Ecuador has rejected a petition for a referendum on whether the Yasuni National Park in the Amazon should be opened to further oil exploration.
The National Electoral Council said not enough signatures were collected to force a referendum.
Activists from the group Yasunidos, who had gathered the signatures, accused the council of "fraud".
They oppose more oil drilling in the park, saying it would damage one of the world's richest areas of biodiversity.
The electoral authorities validated 359,781 of the 850,000 signatures collected, well under the 583,323 needed by Ecuadorian law.
They said that some of the signatures were repeated up to nine times, or were found to be incomplete or written by children.
Other people, they said, had used fictional names like Bruce Wayne from Batman and Darth Vader from Star Wars.
But Yasunidos, which brings together environmentalists and indigenous groups, claimed the council was biased.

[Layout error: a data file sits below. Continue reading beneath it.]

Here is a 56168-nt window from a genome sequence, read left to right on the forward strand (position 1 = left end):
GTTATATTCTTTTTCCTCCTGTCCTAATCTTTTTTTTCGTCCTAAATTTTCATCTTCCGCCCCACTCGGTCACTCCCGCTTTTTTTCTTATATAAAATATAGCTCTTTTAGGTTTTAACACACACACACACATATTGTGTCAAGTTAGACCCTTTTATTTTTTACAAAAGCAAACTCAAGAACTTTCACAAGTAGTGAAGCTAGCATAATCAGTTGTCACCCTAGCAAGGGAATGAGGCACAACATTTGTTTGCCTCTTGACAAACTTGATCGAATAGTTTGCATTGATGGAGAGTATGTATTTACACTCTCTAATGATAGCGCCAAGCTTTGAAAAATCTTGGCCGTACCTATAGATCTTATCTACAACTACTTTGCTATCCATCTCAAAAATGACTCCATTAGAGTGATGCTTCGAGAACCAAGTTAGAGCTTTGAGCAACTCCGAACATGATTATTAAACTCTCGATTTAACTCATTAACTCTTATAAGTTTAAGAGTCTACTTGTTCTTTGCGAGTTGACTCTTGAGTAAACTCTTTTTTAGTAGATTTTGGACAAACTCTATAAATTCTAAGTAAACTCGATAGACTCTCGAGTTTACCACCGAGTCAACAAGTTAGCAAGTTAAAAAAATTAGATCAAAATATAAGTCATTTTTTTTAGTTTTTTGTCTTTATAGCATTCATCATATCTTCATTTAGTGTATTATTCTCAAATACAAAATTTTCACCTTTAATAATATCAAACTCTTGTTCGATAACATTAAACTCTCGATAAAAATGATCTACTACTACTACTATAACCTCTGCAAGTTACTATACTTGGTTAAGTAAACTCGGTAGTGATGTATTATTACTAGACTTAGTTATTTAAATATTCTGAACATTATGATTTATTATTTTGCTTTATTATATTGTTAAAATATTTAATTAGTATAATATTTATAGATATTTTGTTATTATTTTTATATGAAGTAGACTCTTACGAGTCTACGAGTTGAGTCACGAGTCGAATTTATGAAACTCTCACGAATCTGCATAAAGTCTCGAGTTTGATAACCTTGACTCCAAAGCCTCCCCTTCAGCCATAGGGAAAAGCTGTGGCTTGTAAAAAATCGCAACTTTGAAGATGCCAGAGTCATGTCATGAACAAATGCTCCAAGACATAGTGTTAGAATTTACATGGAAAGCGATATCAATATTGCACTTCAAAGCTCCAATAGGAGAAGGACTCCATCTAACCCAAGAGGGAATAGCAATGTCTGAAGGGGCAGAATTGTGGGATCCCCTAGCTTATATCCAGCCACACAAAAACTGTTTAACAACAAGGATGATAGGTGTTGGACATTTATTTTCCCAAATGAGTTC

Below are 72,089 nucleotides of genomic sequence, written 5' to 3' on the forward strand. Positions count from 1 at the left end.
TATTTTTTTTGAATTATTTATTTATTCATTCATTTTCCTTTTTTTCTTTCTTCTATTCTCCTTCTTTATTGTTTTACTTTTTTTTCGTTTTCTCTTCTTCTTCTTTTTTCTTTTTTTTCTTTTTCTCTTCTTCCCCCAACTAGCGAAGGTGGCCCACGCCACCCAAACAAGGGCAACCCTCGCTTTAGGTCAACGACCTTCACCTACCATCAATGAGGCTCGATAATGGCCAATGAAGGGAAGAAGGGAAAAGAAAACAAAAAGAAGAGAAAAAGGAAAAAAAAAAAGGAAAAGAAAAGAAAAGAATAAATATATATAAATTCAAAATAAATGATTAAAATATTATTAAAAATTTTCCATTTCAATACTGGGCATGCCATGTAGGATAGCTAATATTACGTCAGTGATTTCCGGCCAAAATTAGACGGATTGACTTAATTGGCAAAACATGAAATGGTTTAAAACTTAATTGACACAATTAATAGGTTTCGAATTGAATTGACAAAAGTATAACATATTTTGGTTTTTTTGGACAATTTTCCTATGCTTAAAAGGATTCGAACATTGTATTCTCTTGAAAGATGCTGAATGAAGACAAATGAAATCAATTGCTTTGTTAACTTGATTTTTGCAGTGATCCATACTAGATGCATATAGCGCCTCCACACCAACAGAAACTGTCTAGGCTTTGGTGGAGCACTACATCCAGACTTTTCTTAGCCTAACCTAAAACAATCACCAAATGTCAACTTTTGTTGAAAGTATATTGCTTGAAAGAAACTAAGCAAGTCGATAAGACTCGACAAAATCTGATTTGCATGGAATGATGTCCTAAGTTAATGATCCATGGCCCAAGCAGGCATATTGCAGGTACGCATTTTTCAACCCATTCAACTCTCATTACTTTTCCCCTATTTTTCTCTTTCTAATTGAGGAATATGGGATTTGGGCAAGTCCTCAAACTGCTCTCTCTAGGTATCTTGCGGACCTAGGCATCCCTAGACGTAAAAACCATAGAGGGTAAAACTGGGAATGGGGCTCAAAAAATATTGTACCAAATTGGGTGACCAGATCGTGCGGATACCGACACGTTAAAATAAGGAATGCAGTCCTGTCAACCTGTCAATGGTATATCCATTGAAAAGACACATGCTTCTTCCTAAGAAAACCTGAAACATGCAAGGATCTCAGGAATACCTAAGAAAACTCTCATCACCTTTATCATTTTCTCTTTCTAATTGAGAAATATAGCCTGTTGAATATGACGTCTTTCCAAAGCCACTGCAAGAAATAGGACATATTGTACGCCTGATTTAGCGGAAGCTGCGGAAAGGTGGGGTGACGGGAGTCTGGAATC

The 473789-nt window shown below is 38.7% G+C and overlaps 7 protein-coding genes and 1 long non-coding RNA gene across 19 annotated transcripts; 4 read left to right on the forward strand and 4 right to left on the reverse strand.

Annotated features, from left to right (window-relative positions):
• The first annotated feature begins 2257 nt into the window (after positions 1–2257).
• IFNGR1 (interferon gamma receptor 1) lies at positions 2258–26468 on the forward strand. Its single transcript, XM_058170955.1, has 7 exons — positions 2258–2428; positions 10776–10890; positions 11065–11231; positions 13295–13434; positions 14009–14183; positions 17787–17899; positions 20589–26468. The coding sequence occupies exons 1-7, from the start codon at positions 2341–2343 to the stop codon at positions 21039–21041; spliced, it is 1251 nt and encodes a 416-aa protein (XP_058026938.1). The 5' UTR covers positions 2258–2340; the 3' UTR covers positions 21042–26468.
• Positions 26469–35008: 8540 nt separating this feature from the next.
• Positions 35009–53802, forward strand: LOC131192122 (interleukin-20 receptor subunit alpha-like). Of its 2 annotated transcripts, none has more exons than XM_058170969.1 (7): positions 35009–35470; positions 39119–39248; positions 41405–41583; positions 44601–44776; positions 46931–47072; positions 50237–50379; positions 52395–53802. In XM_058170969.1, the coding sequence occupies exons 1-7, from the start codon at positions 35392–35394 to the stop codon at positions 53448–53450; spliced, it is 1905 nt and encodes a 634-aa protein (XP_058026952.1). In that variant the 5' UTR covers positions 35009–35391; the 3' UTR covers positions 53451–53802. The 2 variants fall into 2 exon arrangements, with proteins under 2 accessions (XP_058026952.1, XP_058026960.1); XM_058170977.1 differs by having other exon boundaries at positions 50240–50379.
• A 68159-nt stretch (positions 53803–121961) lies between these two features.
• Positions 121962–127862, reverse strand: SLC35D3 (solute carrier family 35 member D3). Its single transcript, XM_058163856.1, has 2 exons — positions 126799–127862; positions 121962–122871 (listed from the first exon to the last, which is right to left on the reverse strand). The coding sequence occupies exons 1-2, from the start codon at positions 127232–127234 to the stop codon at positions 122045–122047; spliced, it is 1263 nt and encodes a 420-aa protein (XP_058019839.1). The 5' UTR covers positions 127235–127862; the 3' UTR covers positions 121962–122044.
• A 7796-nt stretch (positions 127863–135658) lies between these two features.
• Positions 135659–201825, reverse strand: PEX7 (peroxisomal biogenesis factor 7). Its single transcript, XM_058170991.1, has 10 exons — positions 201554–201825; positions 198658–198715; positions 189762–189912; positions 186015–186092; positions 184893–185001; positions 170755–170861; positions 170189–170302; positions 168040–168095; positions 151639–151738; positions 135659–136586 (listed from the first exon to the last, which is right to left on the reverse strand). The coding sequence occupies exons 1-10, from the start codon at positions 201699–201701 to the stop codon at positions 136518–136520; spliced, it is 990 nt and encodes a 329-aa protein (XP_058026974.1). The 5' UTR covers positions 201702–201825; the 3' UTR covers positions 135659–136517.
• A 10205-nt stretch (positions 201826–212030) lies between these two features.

"Almost seven out of 10 signatures were thrown in the bin," it said on Twitter.
"The council talks about irregularities. We talk about fraud."
It has vowed to take the issue to the Inter-American Commission on Human Rights.
Last month, it announced it had collected enough signatures, saying it was "certain" that the referendum would go ahead.
Limited oil exploitation has been taking place in parts of Yasuni, which covers nearly 10,000 sq km (3,860 sq miles), since the 1970s.
But last year President Rafael Correa abandoned a conservation plan that would have seen wealthy nations pay Ecuador not to drill in previously untouched parts of the park.
Mr Correa said the initiative had attracted only a fraction of the $3.6bn (£2.1bn) it had aimed to raise, leaving Ecuador with no choice but to go ahead with drilling. Oil is the country's main export.
He has promised that any earnings from oil drilling would be used for poverty alleviation.
The park supports a huge variety of wildlife, including unique species of birds, monkeys and amphibians.
It is also home to the Huaorani and other indigenous people who had virtually no contact with the outside world until recent decades.
Yasuni oilfields hold an estimated 846 million barrels of crude, 20% of Ecuador's reserves.